The flight crew and their passengers would spend months in jail before all charges were dropped after video footage showed that an unknown person had pulled up to the plane in an official airport truck, opened the avionics bay in the early hours of the morning, and stuffed the space full of cocaine. Initially, the video footage that helped free the flight crew seemed to get deleted by someone who had access to the airport’s security cameras. Thankfully the video splice was discovered by one of the flight attendants and forensic technicians were able to recover it. Without that video footage, this flight crew would have spent even more time in jail for doing everything that was required of them – notifying both the RCMP and Dominican police. After all the Canadians were allowed to return back to Canada, what should have been the end of a nightmare only worsened when investigative journalists uncovered that the RCMP seemed to have intelligence that indicated that the purpose of the flight to the Dominican Republic was solely to attempt to import contraband drugs.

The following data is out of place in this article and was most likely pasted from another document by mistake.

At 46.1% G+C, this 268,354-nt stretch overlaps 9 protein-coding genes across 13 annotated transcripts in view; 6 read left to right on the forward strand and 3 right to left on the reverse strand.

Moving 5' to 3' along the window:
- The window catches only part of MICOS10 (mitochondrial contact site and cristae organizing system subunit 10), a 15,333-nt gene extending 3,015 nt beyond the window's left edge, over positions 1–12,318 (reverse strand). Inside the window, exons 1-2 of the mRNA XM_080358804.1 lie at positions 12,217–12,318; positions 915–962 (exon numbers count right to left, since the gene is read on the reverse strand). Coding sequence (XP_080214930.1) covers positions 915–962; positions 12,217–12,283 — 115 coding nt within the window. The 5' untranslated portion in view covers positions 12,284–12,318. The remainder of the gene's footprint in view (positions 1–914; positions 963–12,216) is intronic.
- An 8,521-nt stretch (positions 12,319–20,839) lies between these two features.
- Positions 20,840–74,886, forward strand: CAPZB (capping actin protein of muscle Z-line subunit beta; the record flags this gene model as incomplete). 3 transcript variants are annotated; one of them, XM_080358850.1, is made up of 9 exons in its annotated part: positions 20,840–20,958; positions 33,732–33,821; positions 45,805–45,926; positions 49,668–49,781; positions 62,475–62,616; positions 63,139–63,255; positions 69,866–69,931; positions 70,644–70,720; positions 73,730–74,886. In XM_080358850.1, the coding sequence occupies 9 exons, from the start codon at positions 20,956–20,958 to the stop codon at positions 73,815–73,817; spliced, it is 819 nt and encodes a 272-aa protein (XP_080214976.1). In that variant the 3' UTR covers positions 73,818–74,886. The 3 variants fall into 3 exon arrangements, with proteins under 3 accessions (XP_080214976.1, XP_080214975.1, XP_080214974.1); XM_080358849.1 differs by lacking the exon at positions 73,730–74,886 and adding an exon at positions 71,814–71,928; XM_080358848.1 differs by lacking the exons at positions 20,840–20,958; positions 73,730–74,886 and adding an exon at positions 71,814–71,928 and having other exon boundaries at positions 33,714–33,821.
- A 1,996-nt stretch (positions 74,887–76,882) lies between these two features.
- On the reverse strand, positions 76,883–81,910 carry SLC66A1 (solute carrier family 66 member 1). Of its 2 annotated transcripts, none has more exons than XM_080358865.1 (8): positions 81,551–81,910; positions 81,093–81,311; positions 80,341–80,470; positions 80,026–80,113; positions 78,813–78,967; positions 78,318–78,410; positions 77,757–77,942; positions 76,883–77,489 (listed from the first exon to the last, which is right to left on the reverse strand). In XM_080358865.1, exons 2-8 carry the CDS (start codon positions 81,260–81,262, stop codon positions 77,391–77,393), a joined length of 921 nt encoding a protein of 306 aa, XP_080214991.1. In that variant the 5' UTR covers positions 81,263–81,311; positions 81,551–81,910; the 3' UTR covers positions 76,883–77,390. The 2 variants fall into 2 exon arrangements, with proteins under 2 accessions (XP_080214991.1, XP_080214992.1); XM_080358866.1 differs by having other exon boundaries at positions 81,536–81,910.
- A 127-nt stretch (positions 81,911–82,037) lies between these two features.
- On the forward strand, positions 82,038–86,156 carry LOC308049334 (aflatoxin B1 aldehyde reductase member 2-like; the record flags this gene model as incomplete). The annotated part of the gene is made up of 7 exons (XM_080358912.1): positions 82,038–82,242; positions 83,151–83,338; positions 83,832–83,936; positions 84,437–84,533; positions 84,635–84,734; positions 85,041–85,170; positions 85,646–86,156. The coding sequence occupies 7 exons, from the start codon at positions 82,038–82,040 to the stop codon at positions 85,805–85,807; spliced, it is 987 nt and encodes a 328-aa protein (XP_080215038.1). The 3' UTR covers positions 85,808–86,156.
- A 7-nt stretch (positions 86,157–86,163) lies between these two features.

The total amount of time that this ordeal lasted was close to ten months, the crew spent two months in jail and eight months under house arrest, and yet somehow the Dominican’s police force never managed to interview any of them. What is worse is that neither the RCMP nor Transport Canada have interviewed any of the crew members since they returned back from the Dominican Republic. The scope of this perverse situation was covered CTV’s investigative program W5, which was able to uncover that there were multi-year threat assessments conducted on one of the passengers on the flight and that the RCMP already had multiple passengers on their radar. Furthermore, the W5 team were able to get a response from the outgoing RCMP Commissioner, Brenda Lucki, confirming that the RCMP was aware of potential drug shipments weeks before the incident. Additionally, the episode concludes with a retired RCMP officer, an expert on financial crime and transnational crime (organized crime), who voices his dissatisfaction with today’s version of the RCMP and their inaction regarding the air flight crew.